SENIOR councillors are seeking confirmation that a full islands impact assessment will be carried out before any legislation is drafted around a proposed new national care service in Scotland.
Leader Steven Coutts and his depute Emma Macdonald said they are concerned that the national care service proposal will “diminish, rather than enhance, the community, fiscal and functional empowerment we seek in Shetland”.
Included in the SNP’s manifesto for the May Scottish Parliament election was a commitment to introduce a national care service.
The party said the service would oversee the delivery of care, improve standards, training and staff pay and conditions while giving support for unpaid carers.
The manifesto, said, however, that “it does not mean all care homes will be owned or run by the Scottish Government”.
The SNP said it would begin for the formal legislative process of establishing the new service within the first year of parliament.
The proposals have been met with a note of caution by Coutts and Macdonald, who have written a motion due to be heard by a meeting of the full Shetland Islands Council (SIC) on Wednesday.
They noted the “significant investment the Shetland Islands Council and our partners have made in provision of care services in our community over decades, and the dedicated and committed staff delivering these crucial front line services”.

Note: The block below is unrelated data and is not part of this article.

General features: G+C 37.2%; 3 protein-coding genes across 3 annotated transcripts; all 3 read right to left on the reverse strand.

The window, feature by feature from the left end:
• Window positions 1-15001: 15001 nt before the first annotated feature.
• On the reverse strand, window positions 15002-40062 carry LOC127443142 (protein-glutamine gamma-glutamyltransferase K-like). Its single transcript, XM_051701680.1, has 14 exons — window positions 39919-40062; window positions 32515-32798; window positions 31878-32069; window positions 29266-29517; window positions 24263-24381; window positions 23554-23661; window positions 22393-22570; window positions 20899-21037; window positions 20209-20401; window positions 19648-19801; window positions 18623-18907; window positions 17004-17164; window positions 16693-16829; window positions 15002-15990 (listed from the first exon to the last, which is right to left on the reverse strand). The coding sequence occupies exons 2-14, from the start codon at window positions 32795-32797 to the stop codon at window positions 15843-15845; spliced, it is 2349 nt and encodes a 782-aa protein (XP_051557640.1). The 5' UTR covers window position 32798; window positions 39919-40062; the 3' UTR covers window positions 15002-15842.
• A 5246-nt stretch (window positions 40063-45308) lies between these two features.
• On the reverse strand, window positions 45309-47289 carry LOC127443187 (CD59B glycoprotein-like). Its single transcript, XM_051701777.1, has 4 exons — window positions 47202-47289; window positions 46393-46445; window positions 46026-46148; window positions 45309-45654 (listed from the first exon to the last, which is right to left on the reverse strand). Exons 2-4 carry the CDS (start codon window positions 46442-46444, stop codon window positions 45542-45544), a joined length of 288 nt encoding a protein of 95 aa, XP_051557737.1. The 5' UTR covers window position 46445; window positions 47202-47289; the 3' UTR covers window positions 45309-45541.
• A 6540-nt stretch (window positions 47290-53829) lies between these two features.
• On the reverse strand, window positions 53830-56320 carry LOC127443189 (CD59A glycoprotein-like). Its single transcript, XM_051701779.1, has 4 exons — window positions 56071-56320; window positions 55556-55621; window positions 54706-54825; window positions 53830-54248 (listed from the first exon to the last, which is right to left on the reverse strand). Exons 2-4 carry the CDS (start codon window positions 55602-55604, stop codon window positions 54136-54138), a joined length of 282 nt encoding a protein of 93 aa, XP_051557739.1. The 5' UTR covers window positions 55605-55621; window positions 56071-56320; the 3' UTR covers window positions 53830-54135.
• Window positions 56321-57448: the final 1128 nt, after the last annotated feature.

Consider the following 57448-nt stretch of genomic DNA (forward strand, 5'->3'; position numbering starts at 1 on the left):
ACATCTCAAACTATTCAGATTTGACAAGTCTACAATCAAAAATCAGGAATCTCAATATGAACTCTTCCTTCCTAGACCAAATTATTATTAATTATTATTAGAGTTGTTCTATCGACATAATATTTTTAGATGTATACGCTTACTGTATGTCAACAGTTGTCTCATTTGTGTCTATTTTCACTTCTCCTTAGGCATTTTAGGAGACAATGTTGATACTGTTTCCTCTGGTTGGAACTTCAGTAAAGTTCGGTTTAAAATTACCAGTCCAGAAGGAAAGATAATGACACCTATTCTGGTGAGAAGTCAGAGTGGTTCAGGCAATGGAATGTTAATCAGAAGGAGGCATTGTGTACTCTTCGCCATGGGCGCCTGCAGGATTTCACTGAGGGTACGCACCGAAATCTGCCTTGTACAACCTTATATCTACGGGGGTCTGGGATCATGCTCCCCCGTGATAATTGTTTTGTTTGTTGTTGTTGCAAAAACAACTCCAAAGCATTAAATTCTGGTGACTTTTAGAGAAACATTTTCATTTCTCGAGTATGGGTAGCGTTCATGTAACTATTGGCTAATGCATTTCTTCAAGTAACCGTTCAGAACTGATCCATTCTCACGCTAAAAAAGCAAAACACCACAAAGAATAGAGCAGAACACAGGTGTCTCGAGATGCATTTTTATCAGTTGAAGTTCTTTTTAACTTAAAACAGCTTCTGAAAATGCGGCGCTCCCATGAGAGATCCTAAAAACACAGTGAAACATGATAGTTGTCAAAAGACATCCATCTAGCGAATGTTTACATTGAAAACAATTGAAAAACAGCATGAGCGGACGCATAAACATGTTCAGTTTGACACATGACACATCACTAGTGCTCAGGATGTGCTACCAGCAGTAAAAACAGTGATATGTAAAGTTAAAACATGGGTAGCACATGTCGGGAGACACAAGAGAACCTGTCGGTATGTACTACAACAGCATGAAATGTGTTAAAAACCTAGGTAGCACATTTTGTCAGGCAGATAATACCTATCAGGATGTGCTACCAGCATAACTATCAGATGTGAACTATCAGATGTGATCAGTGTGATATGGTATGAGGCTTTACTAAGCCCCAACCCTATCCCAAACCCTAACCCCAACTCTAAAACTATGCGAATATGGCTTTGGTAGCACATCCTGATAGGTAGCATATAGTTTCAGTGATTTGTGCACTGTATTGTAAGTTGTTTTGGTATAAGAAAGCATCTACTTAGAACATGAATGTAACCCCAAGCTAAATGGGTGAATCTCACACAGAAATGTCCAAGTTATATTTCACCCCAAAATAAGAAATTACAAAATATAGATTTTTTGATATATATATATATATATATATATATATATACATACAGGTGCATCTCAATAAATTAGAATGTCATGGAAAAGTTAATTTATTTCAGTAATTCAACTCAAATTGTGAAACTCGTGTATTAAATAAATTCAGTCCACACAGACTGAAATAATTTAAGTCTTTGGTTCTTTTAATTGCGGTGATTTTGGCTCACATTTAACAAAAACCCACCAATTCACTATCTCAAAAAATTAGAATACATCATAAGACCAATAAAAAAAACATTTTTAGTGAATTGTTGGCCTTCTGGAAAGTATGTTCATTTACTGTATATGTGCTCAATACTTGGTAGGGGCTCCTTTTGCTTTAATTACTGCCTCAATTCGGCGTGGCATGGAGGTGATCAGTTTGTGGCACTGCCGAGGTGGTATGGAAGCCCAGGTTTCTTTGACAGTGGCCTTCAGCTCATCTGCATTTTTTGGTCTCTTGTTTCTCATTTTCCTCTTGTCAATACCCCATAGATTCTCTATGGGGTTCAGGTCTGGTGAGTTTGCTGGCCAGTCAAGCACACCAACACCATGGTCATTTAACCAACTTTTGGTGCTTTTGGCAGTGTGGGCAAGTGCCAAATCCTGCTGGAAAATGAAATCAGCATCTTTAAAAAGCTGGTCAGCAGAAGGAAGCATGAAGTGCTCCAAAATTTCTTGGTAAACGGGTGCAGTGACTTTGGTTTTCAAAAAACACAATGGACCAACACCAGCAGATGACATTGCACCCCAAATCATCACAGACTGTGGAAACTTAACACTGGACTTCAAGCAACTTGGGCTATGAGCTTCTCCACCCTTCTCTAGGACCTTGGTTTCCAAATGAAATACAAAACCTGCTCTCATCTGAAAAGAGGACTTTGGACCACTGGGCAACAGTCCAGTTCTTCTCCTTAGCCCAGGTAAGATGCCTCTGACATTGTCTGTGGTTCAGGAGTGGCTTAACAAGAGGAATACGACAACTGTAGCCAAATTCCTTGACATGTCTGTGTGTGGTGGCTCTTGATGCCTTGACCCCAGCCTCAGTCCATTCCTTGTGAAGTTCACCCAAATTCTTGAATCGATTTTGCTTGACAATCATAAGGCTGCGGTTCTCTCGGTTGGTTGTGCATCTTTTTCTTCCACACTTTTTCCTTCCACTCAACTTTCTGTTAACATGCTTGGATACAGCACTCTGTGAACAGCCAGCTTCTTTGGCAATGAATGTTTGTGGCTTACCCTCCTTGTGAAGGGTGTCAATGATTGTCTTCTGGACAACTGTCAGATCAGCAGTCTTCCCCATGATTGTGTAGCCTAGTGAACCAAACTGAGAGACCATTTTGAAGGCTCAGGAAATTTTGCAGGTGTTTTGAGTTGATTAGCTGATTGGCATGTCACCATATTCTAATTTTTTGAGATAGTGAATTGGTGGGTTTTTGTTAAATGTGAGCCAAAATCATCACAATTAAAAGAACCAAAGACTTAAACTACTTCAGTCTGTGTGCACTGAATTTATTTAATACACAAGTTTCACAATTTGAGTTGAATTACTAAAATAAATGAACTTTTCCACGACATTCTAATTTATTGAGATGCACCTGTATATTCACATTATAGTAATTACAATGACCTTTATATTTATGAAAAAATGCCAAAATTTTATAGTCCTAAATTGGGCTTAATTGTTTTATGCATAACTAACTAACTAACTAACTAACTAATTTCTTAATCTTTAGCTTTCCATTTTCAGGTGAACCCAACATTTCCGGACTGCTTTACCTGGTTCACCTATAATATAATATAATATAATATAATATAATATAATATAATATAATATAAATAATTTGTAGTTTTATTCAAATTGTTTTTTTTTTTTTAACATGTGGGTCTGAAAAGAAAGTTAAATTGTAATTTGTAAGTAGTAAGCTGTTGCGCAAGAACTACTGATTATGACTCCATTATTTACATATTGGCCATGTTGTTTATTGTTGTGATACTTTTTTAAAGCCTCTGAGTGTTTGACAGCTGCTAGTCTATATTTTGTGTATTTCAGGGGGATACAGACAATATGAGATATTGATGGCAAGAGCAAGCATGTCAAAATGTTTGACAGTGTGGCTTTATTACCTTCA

“To improve outcomes, reform is often necessary,” the councillors added in their motion.
“However, a move towards a National Care Service should not be merely accepted as the only means of reform without proper consideration of its scope, resourcing and implications for local decision making.
“Shetland’s model of care and strong partnership working has been developed and modified as local needs have changed, and is significantly different to many areas of Scotland.
“The council has previously voted to explore options for a greater degree of self-determination and are concerned that National Care Service proposal will diminish, rather than enhance, the community, fiscal and functional empowerment we seek in Shetland.
“As a matter of priority, and in keeping with the Islands (Scotland) Act 2018, the Council writes to the Cabinet Secretary for Health and Social Care seeking confirmation that a full Island Communities Impact Assessment will be undertaken before any legislation is drafted.”
If the motion is approved by the full council, the SIC would then write to health secretary Humza Yousaf on the matter.
It comes after councillors voted last year to explore options for achieving financial and political self-determination.
Become a supporter of Shetland News
Shetland News is asking its many readers to consider start paying for their dose of the latest local news delivered straight to their PC, tablet or mobile phone.
Journalism comes at a price and because that price is not being paid in today’s rapidly changing media world, most publishers - national and local - struggle financially despite very healthy audience figures.
Most online publishers have started charging for access to their websites, others have chosen a different route. Shetland News currently has over 450 supporters who are all making small voluntary financial contributions. All funds go towards covering our cost and improving the service further.
Your contribution will ensure Shetland News can: -
- Bring you the headlines as they happen;
- Stay editorially independent;
- Give a voice to the community;
- Grow site traffic further;
- Research and publish more in-depth news, including more Shetland Lives features.
If you appreciate what we do and feel strongly about impartial local journalism, then please become a supporter of Shetland News by either making a single payment or monthly subscription.
Support us from as little as £3 per month – it only takes a minute to sign up. Thank you.Support Shetland News